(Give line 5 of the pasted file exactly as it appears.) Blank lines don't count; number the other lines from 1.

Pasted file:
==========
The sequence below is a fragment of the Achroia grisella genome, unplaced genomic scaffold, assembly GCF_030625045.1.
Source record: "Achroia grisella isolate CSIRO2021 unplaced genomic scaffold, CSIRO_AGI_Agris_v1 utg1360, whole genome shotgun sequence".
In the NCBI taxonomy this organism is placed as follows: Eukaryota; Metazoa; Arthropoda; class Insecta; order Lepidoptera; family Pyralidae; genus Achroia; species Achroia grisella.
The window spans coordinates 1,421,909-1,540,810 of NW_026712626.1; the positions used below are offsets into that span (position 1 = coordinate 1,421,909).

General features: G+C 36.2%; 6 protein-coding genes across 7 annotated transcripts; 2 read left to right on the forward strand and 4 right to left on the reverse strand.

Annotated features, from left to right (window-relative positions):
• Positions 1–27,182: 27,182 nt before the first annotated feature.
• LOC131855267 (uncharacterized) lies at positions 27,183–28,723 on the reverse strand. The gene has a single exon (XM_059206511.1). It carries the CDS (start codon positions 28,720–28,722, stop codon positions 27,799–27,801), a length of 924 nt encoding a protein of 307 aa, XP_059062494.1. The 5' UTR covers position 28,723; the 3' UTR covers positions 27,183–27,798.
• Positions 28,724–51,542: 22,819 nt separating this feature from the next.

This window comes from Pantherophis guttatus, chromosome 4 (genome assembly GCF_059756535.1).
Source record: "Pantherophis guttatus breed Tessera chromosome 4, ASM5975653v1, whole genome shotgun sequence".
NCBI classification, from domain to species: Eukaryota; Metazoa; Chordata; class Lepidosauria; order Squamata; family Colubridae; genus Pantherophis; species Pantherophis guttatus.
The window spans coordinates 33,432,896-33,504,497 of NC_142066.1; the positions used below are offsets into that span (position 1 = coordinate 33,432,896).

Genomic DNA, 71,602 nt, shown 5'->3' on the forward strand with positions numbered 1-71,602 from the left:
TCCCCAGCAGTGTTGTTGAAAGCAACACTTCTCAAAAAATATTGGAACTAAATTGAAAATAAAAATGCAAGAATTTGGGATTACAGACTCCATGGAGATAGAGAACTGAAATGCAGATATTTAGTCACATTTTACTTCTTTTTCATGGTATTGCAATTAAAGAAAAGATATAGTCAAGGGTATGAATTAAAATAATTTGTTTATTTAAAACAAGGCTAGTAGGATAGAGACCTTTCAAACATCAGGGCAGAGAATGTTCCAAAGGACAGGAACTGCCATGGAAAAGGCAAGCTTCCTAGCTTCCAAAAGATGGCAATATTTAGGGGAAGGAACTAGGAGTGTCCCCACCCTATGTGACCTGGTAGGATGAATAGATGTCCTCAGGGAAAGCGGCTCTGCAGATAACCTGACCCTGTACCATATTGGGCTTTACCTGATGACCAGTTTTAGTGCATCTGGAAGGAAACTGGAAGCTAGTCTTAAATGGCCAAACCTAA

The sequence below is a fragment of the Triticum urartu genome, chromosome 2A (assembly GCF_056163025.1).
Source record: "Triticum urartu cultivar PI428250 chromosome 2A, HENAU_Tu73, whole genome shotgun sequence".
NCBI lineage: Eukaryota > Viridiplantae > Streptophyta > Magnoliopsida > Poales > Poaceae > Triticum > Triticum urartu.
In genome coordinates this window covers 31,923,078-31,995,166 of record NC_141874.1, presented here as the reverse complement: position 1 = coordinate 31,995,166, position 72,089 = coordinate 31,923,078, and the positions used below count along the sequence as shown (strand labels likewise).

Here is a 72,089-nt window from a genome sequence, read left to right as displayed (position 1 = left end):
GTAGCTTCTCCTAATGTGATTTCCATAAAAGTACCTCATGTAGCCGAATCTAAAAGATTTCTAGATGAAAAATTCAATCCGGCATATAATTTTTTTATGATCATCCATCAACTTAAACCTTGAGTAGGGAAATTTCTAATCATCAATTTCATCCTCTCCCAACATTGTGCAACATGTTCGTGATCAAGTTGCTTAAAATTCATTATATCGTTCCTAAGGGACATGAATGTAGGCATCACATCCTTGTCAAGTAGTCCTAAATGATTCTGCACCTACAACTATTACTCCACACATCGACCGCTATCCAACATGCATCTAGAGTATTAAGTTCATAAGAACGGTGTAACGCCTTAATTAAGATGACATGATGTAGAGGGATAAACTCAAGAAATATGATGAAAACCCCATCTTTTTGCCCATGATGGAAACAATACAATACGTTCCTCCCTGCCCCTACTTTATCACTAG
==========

General features: G+C 36.2%; 6 protein-coding genes across 7 annotated transcripts; 2 read left to right on the forward strand and 4 right to left on the reverse strand.